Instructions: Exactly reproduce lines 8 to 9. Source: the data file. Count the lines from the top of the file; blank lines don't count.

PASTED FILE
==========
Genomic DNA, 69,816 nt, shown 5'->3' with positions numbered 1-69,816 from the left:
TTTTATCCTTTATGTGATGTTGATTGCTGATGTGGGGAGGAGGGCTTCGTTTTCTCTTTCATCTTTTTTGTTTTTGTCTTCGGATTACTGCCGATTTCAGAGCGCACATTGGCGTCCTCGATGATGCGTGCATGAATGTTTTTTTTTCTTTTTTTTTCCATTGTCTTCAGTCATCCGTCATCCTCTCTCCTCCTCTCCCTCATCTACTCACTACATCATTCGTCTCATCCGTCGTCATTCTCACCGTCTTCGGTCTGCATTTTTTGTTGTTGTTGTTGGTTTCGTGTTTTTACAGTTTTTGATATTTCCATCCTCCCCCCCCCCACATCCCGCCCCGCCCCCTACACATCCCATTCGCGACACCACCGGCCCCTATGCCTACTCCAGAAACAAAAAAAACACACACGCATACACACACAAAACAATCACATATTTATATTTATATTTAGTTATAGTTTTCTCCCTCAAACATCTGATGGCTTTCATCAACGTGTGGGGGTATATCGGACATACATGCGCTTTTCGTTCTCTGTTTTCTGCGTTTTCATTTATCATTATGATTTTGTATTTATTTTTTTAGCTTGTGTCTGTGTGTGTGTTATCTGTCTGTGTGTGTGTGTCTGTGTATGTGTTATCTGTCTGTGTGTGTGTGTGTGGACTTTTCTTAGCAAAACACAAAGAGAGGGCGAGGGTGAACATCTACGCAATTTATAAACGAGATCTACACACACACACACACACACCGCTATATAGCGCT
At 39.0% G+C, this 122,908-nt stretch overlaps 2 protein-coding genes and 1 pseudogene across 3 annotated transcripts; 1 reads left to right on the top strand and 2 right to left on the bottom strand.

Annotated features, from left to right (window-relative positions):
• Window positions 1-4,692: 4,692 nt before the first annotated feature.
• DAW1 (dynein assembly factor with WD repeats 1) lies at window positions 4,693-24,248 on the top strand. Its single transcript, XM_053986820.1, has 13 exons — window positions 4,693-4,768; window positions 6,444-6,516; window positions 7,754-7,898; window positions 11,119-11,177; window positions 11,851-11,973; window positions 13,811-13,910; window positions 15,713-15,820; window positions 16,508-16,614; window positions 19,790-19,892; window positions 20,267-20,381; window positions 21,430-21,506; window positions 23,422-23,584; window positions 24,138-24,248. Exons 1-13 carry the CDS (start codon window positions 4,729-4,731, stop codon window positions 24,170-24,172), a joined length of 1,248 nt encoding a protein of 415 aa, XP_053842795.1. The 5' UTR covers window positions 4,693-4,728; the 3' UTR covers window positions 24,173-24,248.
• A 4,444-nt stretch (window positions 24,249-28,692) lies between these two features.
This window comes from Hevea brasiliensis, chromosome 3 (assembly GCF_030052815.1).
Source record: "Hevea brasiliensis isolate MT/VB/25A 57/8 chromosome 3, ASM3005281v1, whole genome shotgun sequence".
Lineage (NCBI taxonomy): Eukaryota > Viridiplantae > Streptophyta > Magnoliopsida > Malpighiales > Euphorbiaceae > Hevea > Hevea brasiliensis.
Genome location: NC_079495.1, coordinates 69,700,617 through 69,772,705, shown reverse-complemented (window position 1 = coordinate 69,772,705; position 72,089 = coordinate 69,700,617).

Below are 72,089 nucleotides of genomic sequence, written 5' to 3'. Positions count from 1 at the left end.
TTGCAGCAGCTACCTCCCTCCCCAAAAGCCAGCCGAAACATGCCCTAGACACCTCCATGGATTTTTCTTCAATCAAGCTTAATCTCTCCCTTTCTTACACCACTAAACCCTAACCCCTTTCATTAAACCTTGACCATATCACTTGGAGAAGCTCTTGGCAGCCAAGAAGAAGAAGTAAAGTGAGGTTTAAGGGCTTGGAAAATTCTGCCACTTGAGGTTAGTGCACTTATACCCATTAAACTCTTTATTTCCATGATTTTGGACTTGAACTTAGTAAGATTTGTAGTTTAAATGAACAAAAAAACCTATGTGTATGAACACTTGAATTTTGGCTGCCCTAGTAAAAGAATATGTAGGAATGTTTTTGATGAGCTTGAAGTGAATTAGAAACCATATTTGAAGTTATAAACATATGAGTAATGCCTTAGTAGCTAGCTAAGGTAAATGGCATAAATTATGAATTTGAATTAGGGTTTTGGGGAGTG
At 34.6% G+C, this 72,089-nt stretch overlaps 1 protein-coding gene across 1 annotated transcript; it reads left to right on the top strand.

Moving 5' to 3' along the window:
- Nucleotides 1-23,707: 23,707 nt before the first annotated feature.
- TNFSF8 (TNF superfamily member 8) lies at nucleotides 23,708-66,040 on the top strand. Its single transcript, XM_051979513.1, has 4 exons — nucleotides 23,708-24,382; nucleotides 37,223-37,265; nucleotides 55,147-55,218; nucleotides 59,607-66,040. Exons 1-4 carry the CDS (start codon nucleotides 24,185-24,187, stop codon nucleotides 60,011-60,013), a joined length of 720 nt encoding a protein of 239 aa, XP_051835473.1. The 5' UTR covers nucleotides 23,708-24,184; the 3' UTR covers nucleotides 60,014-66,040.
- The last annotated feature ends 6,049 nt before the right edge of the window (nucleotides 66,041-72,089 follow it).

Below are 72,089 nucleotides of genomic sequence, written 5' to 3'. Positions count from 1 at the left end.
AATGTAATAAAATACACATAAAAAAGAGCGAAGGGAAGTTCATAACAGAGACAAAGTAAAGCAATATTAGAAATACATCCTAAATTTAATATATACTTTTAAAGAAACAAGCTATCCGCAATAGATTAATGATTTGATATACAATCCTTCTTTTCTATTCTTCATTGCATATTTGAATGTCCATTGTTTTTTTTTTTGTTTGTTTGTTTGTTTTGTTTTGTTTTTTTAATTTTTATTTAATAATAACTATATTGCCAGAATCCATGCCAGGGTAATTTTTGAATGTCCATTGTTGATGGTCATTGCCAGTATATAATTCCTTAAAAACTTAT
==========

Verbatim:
This window comes from Hevea brasiliensis, chromosome 3 (assembly GCF_030052815.1).
Source record: "Hevea brasiliensis isolate MT/VB/25A 57/8 chromosome 3, ASM3005281v1, whole genome shotgun sequence".